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J Med Virol. 1997 May;52(1):14-9.

Capsid sequence diversity in small round structured viruses from recent UK outbreaks of gastroenteritis.

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Public Health Laboratory, University Medical School, Southampton General Hospital, UK.


Genetic typing of small round structured viruses (SRSVs) by reverse transcription-polymerase chain reaction (RT-PCR) and sequencing has been confined to analysis of the RNA polymerase because of the considerable genome variability outside of this region. To provide capsid sequence data for epidemiological studies and outbreak investigations, a broadly reactive capsid PCR was developed using two sets of degenerate, inosine-containing primers. Primer pairs Capla/Caplb and Caplla/Capllb specifically amplify a 223-bp region of the SRSV capsid open reading frame from SRSV genetic groups I and II, respectively. The capsid PCR was used to investigate SRSVs from nine UK outbreaks of gastroenteritis occurring between 1992 and 1995. Differential amplification by the primer pairs suggested that three strains belonged to genetic group I and six to genetic group II. The capsid amino acid sequences of the group I strains were 75.9% to 79.3% identical with Sot/91/UK (group I), while those of the group II strains were 75.9% to 98.3% identical with Bri/93/UK (group II). Phylogenetic comparison of the capsid region from the outbreak strains and 13 previously characterised SRSVs revealed clusters of strains closely related to Bri/93/UK and Tor/77/C within genetic group II. With the exception of some Bri/93/UK-like strains, there was no correlation between capsid sequence and the geographical origin of SRSVs. UK strains were found with greater than 90% capsid sequence identity to SRSVs from various locations worldwide including Australia (Cam/94/A), Canada (Tor/77/C), Hawaii (Haw/71/US), and Saudi Arabia (DSV395/90/SA) together with group I (B447/92/UK) and group II (Yat/94/UK) strains that were genetically distinct from known SRSV capsids. Three SRSVs very closely related to Bri/93/UK were from recent UK hospital outbreaks. These Bri/93/UK-like strains appear to be prevalent in the UK.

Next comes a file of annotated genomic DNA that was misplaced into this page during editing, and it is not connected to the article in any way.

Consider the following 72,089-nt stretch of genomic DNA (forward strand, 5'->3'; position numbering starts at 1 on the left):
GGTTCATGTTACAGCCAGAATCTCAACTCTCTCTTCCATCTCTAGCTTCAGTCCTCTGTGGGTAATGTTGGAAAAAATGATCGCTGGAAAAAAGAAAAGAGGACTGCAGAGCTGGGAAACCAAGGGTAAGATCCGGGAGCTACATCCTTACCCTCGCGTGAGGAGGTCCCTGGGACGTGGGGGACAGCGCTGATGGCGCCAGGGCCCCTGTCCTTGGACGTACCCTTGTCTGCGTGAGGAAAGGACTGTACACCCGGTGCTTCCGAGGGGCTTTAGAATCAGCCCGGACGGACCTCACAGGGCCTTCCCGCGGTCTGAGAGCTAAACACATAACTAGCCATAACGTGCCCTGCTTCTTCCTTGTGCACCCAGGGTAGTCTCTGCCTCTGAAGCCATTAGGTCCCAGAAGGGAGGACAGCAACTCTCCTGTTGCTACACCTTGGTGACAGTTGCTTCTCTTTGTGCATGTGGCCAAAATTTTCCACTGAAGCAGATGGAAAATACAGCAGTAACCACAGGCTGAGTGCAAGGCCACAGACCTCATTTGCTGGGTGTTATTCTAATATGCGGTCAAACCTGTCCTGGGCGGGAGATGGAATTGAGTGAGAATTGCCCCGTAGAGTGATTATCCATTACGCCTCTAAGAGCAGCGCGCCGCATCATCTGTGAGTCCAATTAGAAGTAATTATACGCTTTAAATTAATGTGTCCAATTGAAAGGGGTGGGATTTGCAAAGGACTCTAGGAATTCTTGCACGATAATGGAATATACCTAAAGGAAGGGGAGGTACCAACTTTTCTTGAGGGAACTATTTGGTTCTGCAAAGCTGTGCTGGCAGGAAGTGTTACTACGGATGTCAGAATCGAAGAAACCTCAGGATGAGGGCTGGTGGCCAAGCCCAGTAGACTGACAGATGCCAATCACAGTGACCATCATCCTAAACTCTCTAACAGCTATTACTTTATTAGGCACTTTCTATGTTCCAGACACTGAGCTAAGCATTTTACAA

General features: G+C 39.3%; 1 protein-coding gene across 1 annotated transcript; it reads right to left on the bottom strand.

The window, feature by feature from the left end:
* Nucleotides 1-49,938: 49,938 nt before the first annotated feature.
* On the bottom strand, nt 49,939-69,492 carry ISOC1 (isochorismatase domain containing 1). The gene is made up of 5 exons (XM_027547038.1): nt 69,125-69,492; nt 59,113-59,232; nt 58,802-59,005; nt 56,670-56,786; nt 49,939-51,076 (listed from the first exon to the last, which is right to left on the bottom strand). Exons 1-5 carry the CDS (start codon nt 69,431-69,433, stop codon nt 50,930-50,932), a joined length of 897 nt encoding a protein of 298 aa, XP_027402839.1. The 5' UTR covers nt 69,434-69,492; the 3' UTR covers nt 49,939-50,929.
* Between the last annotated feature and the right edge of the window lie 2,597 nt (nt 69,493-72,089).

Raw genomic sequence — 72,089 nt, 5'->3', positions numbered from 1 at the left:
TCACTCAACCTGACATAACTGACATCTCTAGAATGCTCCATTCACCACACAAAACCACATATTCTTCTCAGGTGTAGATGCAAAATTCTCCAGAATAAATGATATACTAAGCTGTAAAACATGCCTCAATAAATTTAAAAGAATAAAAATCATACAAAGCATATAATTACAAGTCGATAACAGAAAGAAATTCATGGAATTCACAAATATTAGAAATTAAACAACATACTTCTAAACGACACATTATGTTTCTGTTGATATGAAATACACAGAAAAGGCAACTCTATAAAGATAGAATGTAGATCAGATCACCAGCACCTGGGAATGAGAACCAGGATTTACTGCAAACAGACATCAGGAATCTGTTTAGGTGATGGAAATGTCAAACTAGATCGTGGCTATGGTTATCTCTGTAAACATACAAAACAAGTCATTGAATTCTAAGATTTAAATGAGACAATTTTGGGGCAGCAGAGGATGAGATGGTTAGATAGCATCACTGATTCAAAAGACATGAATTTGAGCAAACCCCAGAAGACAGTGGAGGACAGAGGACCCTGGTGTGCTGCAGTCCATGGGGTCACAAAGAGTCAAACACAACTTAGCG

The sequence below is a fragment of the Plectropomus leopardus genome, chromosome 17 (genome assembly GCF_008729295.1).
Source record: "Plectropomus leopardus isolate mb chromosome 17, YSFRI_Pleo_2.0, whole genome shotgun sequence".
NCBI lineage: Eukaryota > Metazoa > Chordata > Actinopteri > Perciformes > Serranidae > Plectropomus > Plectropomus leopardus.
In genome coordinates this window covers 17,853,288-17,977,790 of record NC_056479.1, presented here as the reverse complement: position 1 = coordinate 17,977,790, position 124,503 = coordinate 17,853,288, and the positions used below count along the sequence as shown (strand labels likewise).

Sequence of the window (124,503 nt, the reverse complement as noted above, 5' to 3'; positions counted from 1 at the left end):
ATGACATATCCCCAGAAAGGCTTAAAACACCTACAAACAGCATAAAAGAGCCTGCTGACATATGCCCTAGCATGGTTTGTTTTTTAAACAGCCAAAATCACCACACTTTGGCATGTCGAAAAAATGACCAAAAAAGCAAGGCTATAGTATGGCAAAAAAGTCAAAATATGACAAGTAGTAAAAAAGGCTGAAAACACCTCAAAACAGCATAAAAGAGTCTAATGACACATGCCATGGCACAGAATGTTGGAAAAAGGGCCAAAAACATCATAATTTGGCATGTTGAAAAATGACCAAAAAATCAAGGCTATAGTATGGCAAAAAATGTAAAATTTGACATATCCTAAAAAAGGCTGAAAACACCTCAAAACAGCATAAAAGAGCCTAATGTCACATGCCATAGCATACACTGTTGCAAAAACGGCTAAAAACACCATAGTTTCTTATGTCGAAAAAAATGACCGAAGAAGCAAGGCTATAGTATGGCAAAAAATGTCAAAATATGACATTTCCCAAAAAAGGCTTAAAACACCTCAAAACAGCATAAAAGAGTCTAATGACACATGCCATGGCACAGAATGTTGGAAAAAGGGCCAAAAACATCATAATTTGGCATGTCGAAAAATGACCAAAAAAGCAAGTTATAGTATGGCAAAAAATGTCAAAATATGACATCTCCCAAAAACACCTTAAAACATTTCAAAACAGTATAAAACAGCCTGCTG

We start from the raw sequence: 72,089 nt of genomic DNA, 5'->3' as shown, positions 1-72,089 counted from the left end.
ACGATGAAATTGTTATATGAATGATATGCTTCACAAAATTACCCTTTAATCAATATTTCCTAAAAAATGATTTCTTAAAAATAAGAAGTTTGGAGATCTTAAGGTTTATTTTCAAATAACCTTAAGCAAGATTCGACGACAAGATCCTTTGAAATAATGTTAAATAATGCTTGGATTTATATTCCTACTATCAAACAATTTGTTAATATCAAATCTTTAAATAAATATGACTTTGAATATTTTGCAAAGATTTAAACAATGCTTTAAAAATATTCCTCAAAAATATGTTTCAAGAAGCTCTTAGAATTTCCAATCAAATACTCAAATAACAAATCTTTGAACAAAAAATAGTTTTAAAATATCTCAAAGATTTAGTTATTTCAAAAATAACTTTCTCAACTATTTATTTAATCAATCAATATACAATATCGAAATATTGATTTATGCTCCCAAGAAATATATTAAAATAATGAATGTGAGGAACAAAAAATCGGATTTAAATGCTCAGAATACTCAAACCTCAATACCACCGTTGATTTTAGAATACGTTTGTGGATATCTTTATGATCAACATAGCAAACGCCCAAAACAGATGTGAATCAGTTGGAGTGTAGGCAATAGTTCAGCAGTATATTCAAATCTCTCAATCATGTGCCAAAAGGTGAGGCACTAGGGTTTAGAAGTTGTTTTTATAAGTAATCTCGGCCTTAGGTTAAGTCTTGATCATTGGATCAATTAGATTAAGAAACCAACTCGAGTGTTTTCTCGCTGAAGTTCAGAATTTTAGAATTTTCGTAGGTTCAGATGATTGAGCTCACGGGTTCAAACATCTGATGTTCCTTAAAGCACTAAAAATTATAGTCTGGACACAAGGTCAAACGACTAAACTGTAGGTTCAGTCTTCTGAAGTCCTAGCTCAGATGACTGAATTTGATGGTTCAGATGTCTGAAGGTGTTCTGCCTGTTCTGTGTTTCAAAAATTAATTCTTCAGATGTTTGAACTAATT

[Indexed for MEDLINE]

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